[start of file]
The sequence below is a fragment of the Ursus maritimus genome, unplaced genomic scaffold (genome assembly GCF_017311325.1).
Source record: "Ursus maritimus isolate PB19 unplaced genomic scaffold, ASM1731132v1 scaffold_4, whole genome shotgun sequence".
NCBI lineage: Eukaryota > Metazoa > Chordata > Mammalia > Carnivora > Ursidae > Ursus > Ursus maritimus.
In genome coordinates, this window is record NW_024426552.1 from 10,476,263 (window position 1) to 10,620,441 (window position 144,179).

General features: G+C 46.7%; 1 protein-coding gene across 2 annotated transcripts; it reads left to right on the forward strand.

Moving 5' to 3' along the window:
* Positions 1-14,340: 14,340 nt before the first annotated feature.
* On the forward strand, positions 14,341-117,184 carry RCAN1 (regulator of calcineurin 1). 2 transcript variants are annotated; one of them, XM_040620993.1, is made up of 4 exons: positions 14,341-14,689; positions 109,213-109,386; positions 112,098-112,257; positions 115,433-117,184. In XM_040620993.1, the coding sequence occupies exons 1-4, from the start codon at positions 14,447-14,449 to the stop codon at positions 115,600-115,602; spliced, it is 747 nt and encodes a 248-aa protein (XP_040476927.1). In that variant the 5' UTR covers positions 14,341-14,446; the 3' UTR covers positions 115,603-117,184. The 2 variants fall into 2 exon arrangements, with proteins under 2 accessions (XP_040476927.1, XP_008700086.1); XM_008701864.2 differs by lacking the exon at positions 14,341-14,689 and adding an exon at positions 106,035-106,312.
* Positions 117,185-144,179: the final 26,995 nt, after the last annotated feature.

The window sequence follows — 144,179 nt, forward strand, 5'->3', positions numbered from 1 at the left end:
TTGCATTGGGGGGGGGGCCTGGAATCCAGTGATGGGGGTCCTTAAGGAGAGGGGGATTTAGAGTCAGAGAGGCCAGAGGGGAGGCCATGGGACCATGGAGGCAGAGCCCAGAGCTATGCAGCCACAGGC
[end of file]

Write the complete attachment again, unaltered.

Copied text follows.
The sequence below is a fragment of the Ursus maritimus genome, unplaced genomic scaffold (genome assembly GCF_017311325.1).
Source record: "Ursus maritimus isolate PB19 unplaced genomic scaffold, ASM1731132v1 scaffold_4, whole genome shotgun sequence".
NCBI lineage: Eukaryota > Metazoa > Chordata > Mammalia > Carnivora > Ursidae > Ursus > Ursus maritimus.
In genome coordinates, this window is record NW_024426552.1 from 10,476,263 (window position 1) to 10,620,441 (window position 144,179).

General features: G+C 46.7%; 1 protein-coding gene across 2 annotated transcripts; it reads left to right on the forward strand.

Moving 5' to 3' along the window:
* Positions 1-14,340: 14,340 nt before the first annotated feature.
* On the forward strand, positions 14,341-117,184 carry RCAN1 (regulator of calcineurin 1). 2 transcript variants are annotated; one of them, XM_040620993.1, is made up of 4 exons: positions 14,341-14,689; positions 109,213-109,386; positions 112,098-112,257; positions 115,433-117,184. In XM_040620993.1, the coding sequence occupies exons 1-4, from the start codon at positions 14,447-14,449 to the stop codon at positions 115,600-115,602; spliced, it is 747 nt and encodes a 248-aa protein (XP_040476927.1). In that variant the 5' UTR covers positions 14,341-14,446; the 3' UTR covers positions 115,603-117,184. The 2 variants fall into 2 exon arrangements, with proteins under 2 accessions (XP_040476927.1, XP_008700086.1); XM_008701864.2 differs by lacking the exon at positions 14,341-14,689 and adding an exon at positions 106,035-106,312.
* Positions 117,185-144,179: the final 26,995 nt, after the last annotated feature.

The window sequence follows — 144,179 nt, forward strand, 5'->3', positions numbered from 1 at the left end:
TTGCATTGGGGGGGGGGCCTGGAATCCAGTGATGGGGGTCCTTAAGGAGAGGGGGATTTAGAGTCAGAGAGGCCAGAGGGGAGGCCATGGGACCATGGAGGCAGAGCCCAGAGCTATGCAGCCACAGGC